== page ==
Each specimen is hand-selected! Each mineral specimen is similar to the one pictured. Depending on the influx of order, please allow 1-3 weeks to arrive upon order.
Septarian is a very unique stone found in only a few places on earth. In the USA Septarians are found near Zion National Park in Southern Utah. They are also found in Mahajanga in Madagascar and Morocco. They were formed in an ancient sea floors during the Cretaceous Period (50-70 million years ago). As they weathered out of the gray or tan clay hills, one at a time, they could be picked up on the surface. Now bulldozers are required for their excavation, usually 20-30 feet underground. Septarian nodules are unusual to look at and can vary considerably in color and shape.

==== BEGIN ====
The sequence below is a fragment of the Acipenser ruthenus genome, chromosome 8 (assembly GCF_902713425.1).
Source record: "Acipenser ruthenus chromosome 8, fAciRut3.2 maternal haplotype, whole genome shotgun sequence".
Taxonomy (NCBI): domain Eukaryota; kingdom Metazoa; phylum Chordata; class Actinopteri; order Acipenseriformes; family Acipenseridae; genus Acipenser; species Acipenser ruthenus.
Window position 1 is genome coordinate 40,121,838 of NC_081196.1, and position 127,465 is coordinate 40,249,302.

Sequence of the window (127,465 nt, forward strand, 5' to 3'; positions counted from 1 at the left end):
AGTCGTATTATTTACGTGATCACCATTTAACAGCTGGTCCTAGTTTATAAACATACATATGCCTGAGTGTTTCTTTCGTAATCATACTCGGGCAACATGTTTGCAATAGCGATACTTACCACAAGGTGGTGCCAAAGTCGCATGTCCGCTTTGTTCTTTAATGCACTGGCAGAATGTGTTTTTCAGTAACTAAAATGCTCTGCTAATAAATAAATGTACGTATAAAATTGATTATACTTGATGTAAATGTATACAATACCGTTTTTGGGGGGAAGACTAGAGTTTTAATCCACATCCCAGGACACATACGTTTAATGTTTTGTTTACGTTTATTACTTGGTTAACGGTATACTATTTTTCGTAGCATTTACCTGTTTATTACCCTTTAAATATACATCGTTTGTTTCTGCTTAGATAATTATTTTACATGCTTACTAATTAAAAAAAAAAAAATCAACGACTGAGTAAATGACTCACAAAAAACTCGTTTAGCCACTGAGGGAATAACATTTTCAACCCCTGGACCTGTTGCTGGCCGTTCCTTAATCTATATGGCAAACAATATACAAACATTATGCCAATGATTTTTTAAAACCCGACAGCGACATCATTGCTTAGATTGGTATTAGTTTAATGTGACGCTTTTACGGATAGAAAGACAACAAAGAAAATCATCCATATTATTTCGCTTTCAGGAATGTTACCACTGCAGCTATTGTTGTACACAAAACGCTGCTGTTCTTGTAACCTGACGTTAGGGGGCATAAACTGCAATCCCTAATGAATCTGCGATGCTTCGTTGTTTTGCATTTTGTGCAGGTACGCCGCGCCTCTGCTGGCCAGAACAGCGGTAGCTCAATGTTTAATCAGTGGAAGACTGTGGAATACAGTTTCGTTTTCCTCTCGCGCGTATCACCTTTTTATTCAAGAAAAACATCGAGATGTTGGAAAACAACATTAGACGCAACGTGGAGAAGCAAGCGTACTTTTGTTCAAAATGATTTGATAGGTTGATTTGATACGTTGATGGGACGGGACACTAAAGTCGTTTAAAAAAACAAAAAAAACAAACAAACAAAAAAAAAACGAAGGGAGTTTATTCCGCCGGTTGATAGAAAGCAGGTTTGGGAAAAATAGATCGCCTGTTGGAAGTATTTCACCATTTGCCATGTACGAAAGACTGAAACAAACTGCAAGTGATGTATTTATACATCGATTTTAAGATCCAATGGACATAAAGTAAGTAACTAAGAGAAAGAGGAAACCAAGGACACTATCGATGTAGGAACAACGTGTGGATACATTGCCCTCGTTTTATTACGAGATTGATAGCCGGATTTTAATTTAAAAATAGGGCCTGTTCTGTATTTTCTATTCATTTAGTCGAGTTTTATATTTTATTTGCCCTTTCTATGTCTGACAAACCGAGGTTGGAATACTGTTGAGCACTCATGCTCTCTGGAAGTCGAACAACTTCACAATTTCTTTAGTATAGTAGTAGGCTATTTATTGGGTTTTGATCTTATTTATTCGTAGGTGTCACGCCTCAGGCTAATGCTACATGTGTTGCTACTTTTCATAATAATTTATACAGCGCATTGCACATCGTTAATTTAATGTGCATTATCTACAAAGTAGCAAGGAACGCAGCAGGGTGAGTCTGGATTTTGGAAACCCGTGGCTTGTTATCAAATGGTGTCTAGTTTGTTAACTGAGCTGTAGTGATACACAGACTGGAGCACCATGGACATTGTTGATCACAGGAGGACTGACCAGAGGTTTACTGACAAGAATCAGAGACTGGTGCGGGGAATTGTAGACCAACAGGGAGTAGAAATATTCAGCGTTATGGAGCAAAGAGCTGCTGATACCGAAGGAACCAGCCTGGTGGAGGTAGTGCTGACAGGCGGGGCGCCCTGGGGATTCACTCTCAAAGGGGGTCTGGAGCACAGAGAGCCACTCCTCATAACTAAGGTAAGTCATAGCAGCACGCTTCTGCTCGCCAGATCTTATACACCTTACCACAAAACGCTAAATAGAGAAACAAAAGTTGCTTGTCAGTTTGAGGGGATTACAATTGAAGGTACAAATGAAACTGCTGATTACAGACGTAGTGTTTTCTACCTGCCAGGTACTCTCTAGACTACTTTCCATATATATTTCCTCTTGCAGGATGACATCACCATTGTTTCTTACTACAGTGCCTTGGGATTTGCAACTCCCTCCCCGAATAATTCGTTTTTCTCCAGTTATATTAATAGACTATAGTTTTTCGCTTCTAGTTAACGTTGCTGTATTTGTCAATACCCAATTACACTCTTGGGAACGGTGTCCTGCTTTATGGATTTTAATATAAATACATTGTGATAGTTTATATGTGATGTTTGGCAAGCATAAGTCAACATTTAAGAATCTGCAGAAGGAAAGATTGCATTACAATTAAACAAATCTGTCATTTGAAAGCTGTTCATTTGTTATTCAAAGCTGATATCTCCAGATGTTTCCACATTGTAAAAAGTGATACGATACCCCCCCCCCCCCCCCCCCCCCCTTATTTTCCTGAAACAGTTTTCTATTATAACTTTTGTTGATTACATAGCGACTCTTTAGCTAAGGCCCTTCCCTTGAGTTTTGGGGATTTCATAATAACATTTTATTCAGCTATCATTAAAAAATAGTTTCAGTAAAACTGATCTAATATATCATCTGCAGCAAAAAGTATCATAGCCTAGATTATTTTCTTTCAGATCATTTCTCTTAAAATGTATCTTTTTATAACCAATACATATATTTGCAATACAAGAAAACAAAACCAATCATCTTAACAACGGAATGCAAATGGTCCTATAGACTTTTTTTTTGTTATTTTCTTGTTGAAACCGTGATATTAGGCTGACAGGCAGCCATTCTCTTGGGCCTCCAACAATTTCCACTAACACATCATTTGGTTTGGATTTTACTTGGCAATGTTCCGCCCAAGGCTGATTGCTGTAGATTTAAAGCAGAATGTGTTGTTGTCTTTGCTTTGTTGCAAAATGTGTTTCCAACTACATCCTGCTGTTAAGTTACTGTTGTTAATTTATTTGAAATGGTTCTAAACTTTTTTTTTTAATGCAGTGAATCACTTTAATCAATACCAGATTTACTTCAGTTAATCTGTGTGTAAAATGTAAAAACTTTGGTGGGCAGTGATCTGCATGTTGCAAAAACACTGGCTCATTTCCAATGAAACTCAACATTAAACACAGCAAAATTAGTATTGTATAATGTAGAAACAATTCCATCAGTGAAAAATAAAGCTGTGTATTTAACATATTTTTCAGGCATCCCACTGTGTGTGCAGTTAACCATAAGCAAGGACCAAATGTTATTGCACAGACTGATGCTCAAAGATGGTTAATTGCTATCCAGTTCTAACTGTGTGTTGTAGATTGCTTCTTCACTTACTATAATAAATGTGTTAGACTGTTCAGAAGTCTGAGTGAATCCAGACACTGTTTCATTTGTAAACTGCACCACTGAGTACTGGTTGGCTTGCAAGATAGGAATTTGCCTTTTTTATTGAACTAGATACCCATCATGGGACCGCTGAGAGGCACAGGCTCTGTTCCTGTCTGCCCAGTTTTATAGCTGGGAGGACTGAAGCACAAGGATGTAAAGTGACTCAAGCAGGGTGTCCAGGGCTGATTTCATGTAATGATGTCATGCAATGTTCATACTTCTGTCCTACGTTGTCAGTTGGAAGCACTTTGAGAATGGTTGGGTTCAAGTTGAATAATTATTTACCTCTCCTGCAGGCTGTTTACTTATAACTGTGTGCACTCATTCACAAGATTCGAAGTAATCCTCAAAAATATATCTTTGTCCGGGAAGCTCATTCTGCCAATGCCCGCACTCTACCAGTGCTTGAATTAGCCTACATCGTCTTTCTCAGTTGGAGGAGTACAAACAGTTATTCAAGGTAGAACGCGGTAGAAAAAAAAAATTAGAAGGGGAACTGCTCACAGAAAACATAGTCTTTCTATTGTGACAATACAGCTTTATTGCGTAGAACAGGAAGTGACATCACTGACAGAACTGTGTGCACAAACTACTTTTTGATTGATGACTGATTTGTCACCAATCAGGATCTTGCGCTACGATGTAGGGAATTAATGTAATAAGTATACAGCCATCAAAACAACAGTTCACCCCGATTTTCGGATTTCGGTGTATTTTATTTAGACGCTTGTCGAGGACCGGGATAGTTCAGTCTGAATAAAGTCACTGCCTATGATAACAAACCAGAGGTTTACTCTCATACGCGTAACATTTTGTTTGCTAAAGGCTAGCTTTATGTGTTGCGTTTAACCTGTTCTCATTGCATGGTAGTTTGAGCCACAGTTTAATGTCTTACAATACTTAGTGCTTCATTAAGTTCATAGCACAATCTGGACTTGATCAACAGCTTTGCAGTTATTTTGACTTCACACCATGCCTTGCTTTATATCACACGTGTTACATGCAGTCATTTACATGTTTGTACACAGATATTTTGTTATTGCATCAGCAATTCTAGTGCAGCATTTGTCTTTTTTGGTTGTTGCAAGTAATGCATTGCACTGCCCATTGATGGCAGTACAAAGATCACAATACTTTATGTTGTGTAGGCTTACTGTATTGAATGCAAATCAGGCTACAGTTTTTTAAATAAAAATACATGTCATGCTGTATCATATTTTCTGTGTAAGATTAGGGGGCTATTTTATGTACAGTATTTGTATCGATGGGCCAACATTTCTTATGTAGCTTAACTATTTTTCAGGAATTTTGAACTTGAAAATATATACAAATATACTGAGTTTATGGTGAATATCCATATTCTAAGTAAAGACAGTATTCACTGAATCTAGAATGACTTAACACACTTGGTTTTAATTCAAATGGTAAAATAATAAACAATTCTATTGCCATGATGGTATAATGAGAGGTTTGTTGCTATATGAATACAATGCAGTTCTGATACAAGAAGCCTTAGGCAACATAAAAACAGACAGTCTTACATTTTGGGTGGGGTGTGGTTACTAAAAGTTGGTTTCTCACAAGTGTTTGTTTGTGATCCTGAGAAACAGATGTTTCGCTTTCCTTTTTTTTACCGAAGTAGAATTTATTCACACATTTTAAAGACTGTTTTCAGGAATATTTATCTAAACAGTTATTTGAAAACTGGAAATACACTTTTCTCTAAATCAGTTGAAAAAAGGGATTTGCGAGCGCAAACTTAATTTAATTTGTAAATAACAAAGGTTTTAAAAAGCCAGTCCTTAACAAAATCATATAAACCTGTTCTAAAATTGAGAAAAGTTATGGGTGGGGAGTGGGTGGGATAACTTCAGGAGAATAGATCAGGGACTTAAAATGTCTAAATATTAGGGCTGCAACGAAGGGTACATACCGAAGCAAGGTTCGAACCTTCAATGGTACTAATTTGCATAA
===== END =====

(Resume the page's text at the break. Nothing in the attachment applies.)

In contrast to most geodes, which are volcanic in nature, Septarians are a form of sedimentary geode. They formed on sea beds millions of years ago and, when they dried out, they cracked and formed hollow interiors. The interiors usually become either partly or completely full with other minerals, such as calcite, giving Septarian its unusual texture and features. Volcanic eruptions killed the sea life and they became trapped in the sediment and formed mud balls, the ocean receded and the balls were left to dry and crack. The ocean returned depositing more shell life above them. As this decomposed, calcite from shells was carried down into the cracks of the mud balls, calcite crystals formed. A thin wall of calcite was transformed into Aragonite dividing the Bentonite clay (shale) exteriors from the calcite centers. Because of this dividing wall (septum in Latin) the geodes are called Septarians.